Another year, another NFC West Super Bowl team Steve Keim and Michael Bidwill will watch from their couches. In fact, over the last 6 years, every NFC West team will have visited the NFL's mountaintop, except for the one that plays at State Farm Stadium. I believe the most succesful teams teach us the biggest lessons in sports, the same way the most successful people teach us some of the biggest lessons in life. If you pay attention to their stories, you'll unlock the secrets to how they got there. Here are some lessons the Cardinals and their fans can take away from the stories of the 49ers and Chiefs.
1. Have patience. With your head coach, and your defensive coordinator. - Kyle Shanahan went 6-10 his first year with the 49ers, and 4-12 last year. They picked 2nd in the draft in 2019. Andy Reid has forever been known as the coach who could never get over the hump. Now, both will be competing for a Super Bowl. For both coaches, the signs were there, even through losing seasons and early playoff exits. The record wasn't great in Kliff Kingsbury's first season, and there are reasons to be skeptical, but during his first go-round as an NFL head coach, the signs were there. He shaped gameplans around player's strengths, helped Kyler Murray to a great rookie year, and had the team ready to play during a meaningless last quarter of the season.
As for the defensive coordinator, Cardinals fans called for Vance Joseph's head throughout the season, sick of being burned by tight ends for touchdowns. But the nature of defense requires more than one year for evaluation. 49ers defensive coordinator Robert Saleh had his unit ranked 5th worst and 8th worst in 2017, and 2018 respectively. Now, he's Golden State's golden boy. Chiefs defensive coordinator Steve Spagnuolo faced heavy criticism when his unit gave up 23.5 points per game to start the year, but they finished as the 7th best scoring defense in the league. Defense requires guys to play fast, and that takes comfortability in a system. The Cardinals did the right thing in retaining Vance Joseph.
2. When you have a great offensive mind at head coach, invest in defense. He'll figure out the rest. - Look at the way both Super Bowl teams approached the offseason. The Chiefs added Frank Clark and Tyrann Mathieu in free agency, and drafted defensive players with 3 out of their top 4 draft picks. The 49ers signed Kwon Alexander and Dee Ford in the free agency, and drafted Nick Bosa 2nd overall. Both teams have taken the leap in large part due to their commitment to adding impact players on defense. The Cardinals should pay attention. When you hire an offensive guru, their value should be elevating mediocre offensive players, and their weakness will usually be affecting the game defensively. Smart general managers acquiesce, and capitalize on that by going bargain hunting on offense, and splurging on elite defensive talent.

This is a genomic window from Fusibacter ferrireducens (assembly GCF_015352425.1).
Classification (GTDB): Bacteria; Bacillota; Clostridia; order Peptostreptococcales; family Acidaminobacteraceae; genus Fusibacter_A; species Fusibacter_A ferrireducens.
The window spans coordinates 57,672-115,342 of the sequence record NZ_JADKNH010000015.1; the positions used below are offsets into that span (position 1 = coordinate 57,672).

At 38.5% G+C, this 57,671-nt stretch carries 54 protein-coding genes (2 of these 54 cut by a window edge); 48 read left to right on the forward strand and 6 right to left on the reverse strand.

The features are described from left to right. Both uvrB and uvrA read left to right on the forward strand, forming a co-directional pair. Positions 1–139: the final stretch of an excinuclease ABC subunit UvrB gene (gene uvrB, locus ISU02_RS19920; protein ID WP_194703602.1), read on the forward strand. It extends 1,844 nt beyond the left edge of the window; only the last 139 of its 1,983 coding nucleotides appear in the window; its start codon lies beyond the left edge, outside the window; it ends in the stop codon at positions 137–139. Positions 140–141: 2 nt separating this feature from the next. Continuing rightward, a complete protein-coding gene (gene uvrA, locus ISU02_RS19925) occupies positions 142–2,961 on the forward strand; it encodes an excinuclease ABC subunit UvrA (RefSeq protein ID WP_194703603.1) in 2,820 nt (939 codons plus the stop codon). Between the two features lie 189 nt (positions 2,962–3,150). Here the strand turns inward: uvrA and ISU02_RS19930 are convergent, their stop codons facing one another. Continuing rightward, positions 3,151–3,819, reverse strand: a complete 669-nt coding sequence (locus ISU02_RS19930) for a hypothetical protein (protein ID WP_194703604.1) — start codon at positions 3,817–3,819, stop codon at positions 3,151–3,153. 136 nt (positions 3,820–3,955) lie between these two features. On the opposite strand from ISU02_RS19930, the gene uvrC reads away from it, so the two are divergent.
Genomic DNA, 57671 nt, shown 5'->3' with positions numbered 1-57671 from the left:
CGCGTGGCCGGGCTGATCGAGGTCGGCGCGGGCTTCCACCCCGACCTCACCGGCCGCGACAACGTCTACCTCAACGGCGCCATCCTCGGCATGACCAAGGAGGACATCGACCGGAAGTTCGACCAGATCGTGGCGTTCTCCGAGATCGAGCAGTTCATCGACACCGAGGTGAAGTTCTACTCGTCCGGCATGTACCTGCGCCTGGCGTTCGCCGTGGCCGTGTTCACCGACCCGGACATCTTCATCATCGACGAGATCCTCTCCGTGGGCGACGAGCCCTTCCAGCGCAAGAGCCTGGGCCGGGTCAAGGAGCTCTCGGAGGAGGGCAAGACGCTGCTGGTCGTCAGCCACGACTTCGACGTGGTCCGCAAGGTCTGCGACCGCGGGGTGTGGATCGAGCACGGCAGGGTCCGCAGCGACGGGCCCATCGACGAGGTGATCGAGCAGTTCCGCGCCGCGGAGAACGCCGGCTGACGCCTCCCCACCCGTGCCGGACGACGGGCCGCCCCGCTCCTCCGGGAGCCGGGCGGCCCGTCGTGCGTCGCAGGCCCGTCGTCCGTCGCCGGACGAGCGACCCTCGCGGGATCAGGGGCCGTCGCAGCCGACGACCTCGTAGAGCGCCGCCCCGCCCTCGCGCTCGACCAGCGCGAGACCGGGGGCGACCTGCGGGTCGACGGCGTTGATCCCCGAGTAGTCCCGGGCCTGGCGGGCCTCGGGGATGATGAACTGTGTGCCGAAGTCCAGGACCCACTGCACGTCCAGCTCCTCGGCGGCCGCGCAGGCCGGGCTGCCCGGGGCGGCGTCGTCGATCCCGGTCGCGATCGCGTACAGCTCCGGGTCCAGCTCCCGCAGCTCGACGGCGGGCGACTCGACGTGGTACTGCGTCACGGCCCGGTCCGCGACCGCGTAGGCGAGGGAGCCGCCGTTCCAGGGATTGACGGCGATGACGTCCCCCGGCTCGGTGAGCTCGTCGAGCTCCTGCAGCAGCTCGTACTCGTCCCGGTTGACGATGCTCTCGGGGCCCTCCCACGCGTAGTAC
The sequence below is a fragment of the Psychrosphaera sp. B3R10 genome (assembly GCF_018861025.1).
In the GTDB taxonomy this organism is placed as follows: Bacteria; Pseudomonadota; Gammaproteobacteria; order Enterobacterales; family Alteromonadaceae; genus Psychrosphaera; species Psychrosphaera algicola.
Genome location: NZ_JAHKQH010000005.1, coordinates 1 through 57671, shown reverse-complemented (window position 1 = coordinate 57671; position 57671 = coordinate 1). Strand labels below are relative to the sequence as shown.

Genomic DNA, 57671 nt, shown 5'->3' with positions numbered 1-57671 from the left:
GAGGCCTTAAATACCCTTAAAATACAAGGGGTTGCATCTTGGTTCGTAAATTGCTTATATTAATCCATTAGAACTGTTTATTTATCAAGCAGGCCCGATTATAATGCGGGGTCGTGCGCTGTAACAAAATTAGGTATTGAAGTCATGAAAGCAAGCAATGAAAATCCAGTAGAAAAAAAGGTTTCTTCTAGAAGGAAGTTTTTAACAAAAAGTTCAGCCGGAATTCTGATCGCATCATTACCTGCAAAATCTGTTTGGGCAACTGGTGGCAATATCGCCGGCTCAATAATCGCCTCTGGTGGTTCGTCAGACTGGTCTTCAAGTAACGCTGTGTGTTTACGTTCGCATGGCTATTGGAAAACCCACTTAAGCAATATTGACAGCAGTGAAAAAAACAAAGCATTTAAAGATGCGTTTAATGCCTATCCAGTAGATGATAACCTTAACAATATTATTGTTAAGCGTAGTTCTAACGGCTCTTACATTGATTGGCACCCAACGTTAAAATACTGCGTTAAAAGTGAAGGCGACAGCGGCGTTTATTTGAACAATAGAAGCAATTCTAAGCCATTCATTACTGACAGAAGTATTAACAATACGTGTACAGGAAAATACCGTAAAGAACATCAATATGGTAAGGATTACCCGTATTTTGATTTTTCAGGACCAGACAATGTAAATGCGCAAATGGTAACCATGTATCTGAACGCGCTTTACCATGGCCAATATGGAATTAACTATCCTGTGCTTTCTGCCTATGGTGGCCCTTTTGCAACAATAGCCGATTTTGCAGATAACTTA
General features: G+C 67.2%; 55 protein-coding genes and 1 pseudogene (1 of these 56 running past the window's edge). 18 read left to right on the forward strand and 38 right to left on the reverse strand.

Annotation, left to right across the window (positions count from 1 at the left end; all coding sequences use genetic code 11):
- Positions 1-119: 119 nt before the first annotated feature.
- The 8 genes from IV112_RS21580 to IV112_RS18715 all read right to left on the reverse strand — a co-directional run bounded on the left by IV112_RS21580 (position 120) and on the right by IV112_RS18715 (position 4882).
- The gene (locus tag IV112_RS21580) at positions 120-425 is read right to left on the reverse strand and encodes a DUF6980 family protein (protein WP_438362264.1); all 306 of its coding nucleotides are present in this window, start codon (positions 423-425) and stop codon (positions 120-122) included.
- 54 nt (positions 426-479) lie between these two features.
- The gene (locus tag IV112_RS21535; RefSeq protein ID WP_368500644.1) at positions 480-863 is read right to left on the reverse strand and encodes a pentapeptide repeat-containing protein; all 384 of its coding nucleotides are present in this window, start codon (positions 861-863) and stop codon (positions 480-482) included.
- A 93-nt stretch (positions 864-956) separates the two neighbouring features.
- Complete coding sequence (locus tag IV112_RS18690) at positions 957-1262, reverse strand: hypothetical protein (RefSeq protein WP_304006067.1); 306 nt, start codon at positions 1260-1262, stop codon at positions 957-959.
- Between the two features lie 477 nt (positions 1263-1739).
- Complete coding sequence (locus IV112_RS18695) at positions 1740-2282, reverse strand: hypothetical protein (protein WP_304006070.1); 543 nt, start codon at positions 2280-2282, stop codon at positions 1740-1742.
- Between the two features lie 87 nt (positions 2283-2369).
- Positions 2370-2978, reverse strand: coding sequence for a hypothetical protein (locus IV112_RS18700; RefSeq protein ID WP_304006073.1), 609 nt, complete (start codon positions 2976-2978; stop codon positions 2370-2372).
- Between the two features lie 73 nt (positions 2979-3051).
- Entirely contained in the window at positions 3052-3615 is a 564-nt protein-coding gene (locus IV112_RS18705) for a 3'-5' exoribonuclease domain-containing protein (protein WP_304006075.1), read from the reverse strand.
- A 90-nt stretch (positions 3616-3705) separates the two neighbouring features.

3. The league rewards the best offensive play callers more than ever, which bodes well for Kliff Kingsbury. - Most businesses have many different aspects, but make most of their profit in one or two key areas. In restaurants it's liquor sales, in fast food it's soft drink sales and in professional sports leagues it's television contracts. Well, NFL teams have now started to "make their money" with their play caller/quarterback combinations. Last year it was Sean McVay/Jared Goff and McDaniels/Brady. This year it's Shanahan/Garapolo and Reid/Mahomes. The way NFL rules are changing to benefit offenses means that you can hack the system with the right duo. That bodes well for Kliff Kingsbury. 20 years ago, I'd be a lot more concerned with his lack of experience, lack of a history of winning and lack of defensive prowess. There's two things that make me worry less today. First, the use of analytics means that coaches don't need as much game experience as they used to. Analytics takes data from the past to predict what will happen in the future. That process has given Bill Belichick an edge for years, only he did it with 40+ years of NFL experience has his "data". Now, teams collect that data in a spreadsheet, not a brain. Second, Sean Mcvay, Kyle Shanahan and others show me that a play calling head coaches can win big, even without defensive prowess.
Of course, Shanahan and McVay are different animals...